Helping farmers through challenging times

Helping farmers through challenging times

USDA's Farm Service Agency focuses on farm financial safety net programs.

FAQ: With record-breaking production and yields for corn and soybeans being harvested this fall, lower-than-expected commodity prices are projected for both crops. What USDA price support programs are available? How can I use them?

Answer: John Whitaker, state executive director of the Farm Service Agency (FSA) in Iowa, provides the following review of key factors related to the Agriculture Risk Coverage (ARC) & Price Loss Coverage (PLC) programs.

ASSISTANCE AVAILABLE: Faced with low commodity prices and a big crop this fall, farmers are coming into FSA offices to talk about servicing existing loans or restructuring payment schedules. They’re also asking questions about price support programs.

“The 2016 August and September USDA Crop production reports forecast record-breaking production and yields for corn and soybeans and project lower-than-expected commodity prices for both crops,” says Whitaker. “As such, producers should brush up on ARC/PLC provisions in the event payments ‘trigger’ for these safety net programs.”

Question: What are the payment calculations used for the ARC County (ARC-CO) program?

Answer: The ARC-CO program provides revenue loss coverage at the county level. ARC-CO payments are issued when the actual county crop revenue of a covered commodity is less than the ARC-CO guarantee for the covered commodity.

ARC-CO farm payments are calculated using the following formula (example for corn):

Corn Base Acres x Payment Percentage (0.85) x Crop Share x ARC-CO Payment Rate = producer payment

(The ARC-CO payment rate for 2015 crops will be announced in the fall of 2016).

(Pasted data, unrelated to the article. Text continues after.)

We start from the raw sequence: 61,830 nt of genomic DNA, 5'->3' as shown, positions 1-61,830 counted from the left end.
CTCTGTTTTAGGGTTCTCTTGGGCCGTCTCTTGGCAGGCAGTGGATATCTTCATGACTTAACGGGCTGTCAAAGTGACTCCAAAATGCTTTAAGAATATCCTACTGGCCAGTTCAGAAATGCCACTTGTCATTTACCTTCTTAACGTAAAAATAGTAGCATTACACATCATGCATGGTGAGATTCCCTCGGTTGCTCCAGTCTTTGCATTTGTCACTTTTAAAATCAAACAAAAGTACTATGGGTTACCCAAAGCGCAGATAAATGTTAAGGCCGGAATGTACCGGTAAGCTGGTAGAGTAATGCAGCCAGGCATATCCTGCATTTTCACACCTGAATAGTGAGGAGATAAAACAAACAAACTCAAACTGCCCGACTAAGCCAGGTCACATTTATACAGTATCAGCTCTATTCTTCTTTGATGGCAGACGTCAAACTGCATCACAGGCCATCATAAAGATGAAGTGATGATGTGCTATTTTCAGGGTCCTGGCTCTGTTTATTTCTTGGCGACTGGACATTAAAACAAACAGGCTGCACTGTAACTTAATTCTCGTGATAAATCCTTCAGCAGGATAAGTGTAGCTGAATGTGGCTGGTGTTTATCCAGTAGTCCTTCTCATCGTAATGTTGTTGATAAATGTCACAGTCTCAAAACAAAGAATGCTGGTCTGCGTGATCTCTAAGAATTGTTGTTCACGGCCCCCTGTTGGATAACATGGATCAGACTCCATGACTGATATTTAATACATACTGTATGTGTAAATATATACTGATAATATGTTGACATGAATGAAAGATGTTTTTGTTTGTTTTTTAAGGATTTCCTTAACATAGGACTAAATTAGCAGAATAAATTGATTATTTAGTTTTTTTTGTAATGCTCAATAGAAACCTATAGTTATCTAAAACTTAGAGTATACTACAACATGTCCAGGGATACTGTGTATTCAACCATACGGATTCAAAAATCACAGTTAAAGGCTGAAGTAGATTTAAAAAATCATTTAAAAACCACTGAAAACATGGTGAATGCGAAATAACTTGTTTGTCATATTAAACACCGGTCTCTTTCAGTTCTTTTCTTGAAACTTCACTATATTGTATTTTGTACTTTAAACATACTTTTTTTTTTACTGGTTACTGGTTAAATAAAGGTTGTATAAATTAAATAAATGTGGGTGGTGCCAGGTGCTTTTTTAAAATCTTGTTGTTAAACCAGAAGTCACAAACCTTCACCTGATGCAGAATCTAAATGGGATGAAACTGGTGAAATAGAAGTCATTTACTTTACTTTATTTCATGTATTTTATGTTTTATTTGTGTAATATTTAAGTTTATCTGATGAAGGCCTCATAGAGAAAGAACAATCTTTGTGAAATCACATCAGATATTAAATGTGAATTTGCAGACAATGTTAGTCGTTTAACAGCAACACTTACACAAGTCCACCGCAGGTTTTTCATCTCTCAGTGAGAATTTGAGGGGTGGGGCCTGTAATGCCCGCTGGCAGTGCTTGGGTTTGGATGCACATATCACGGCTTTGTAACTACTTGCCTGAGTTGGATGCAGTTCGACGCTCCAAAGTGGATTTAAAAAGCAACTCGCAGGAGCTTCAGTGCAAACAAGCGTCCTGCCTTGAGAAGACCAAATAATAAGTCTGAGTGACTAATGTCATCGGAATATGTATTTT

Payments are made using the farm’s contract base acres and do not require the actual planting of a covered commodity crop.

Question: How are Benchmark Yields, Marketing Year Average Prices and Revenues determined for the 2015 ARC-CO program?

Answer: This is an often-asked question.

* Benchmark Farm Yield - Benchmark Farm Yield means, for years the covered commodity was planted, five years of actual average farm yields with a 70% of the county T-yield being substituted for in each year in the benchmark where the actual yield is less than 70% of the county T-yield. For years the covered commodity was not planted, the benchmark farm yield for the covered commodity will be assigned 100% of the county average yield.

The T-yield is based on the 10-year historical average yield for a crop. The T-yield is used when records for at least four years (in succession) are not available.

* Marketing Year Average (MYA) Price - MYA price means the national average price received by producers during the 12-month marketing year, as determined by FSA, for the relevant crop of the covered commodity.

* Benchmark County Revenue - Benchmark revenue for ARC-CO means the product obtained by multiplying the average historical county yield excluding each of the crop years with the highest and lowest yields times the MYA price excluding each of the crop years with the highest and lowest prices for the most recent five crop years.

Question: When are payments for the 2015 ARC-CO program issued?

Answer: Once it is determined and announced that a commodity has, “triggered” a payment, the payments are issued immediately at the end of the marketing year.

The marketing year for both corn and soybeans ended August 31, 2016. Producers can typically expect payments to be issued in early October.

Question: Is there a requirement to certify (report) all crops on a farm in order to be eligible for an ARC/PLC program payment?

Answer: Yes. The ARC/PLC program requires a full farm certification. Producers on the farm are required to certify or report all crops on cropland including forage or hay crops with an intended use of forage or grazing. Forage crops have a different end reporting date from annual row crops.  Additionally, producers are required to report all cover crops and small seeded grains.

For 2016 forage crops, the deadline to certify in Iowa was Dec. 15, 2015, and row crops such as corn and soybeans were to be certified by July 15, 2016. Producers who chose not to certify a crop or crops by those deadlines can submit a “Late-File” acreage report and pay the applicable late file fee. 

If producers decide to not submit a late file acreage report for those missing crops, then the farm will not be eligible for ARC/PLC program payments.

Additional Farm Service Agency Resources: ARC and PLC data including ARC-CO yields and projected and final PLC payment rates is available on FSA’s website fsa.usda.gov/arc-plc. For more information about programs offered by FSA, please visit us online at fsa.usda.gov or subscribe to our electronic news service at fsa.usda.gov/subscribe.

TAGS: Soybean
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